“Supply chain is the unsung hero. It was not the most glorious department to be in 10 or 15 years ago. And over the last decade we’ve seen that companies and consumers care a lot more about how things are made,” Bonanni said, adding that this has prompted companies to go beyond the more “traditional definition” of supply chain. “They’re using it to save money and produce higher quality products, but they’re also using it to reduce risk, they’re using it to meet really ambitious environmental targets. It’s just shifted to a totally strategic, competitive aspect of companies, when it wasn’t that way before.”
Now, nearly two years after first covering Sourcemap, Built In sat down with Bonanni once again to discuss this shift, its implications on this 100-year-old industry, and how it can positively impact sustainability and accountability for good. The conversation has been edited for length and clarity.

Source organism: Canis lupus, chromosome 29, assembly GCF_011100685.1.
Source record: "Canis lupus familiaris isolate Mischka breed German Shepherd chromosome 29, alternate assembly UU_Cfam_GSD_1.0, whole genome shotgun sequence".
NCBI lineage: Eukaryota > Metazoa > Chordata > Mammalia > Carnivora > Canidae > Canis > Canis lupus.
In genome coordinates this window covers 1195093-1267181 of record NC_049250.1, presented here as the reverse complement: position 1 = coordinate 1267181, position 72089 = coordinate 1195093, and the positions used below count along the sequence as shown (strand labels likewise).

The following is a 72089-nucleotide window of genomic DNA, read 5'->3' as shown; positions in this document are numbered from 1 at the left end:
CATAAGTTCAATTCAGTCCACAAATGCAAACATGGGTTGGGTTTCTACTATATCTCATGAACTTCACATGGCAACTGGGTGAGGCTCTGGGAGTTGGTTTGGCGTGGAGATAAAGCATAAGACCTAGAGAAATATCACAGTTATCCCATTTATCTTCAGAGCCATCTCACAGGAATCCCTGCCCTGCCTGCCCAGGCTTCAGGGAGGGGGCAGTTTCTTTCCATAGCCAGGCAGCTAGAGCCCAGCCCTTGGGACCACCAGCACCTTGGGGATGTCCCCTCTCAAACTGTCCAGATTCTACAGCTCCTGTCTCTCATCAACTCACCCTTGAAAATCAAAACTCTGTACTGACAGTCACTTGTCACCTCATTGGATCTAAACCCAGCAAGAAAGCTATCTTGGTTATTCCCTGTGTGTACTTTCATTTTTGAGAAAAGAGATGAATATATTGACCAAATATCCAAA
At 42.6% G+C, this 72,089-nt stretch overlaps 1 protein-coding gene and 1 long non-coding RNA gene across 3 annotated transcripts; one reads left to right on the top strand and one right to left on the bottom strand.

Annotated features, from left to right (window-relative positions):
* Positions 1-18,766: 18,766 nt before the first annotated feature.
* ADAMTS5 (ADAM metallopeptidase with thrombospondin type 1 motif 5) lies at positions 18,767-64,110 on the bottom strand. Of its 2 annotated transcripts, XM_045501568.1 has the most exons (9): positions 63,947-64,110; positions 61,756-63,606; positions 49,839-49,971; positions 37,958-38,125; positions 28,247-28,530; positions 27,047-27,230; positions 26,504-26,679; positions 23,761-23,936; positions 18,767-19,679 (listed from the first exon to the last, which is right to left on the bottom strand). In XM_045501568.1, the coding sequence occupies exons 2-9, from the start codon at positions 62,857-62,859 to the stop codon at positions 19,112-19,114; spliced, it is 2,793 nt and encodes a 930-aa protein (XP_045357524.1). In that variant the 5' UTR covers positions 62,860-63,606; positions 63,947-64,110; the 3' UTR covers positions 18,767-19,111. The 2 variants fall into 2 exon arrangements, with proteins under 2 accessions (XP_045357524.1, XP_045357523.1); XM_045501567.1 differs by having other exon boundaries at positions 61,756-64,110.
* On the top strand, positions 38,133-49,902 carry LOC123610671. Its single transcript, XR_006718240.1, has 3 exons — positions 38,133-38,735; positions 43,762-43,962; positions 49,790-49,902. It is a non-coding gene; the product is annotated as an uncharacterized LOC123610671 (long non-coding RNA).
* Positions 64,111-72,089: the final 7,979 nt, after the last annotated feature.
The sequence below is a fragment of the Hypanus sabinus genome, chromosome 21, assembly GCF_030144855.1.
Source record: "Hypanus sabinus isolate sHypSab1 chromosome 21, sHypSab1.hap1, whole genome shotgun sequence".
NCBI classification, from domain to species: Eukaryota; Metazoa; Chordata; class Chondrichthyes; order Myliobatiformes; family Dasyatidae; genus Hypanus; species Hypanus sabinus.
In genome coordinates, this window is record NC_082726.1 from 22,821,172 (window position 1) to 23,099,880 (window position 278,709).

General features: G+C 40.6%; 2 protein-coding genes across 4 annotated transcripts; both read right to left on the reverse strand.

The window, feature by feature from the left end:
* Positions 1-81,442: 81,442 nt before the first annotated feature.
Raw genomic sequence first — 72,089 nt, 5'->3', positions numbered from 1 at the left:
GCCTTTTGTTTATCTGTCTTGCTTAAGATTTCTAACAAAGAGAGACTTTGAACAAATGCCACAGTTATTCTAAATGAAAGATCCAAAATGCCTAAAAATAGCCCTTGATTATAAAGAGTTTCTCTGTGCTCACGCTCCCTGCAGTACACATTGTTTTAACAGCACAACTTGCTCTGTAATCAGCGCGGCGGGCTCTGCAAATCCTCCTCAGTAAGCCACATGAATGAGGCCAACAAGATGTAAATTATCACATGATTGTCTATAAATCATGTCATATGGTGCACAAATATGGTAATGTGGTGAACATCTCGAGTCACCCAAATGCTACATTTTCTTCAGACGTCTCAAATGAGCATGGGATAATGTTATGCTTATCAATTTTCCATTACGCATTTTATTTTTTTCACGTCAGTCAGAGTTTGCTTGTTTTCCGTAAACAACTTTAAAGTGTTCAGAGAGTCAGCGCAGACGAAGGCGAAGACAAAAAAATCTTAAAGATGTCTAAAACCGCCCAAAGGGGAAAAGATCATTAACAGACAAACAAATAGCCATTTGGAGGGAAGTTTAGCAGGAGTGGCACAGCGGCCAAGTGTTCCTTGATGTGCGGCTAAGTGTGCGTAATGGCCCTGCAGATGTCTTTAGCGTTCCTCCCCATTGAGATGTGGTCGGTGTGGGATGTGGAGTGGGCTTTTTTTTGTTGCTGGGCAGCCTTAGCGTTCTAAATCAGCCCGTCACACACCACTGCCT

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To start, what is supply chain mapping? Why is it so important?
Good question, because I invented it. When I started supply chain mapping, it was based on the realization that a lot of the social and environmental problems in the world are in the first mile of the supply chain, where the raw materials are being mined or farmed. At the same time, if you look into it, there’s the least amount of data available about the raw materials side of the supply chain. They’re also often the most disconnected and the most opaque.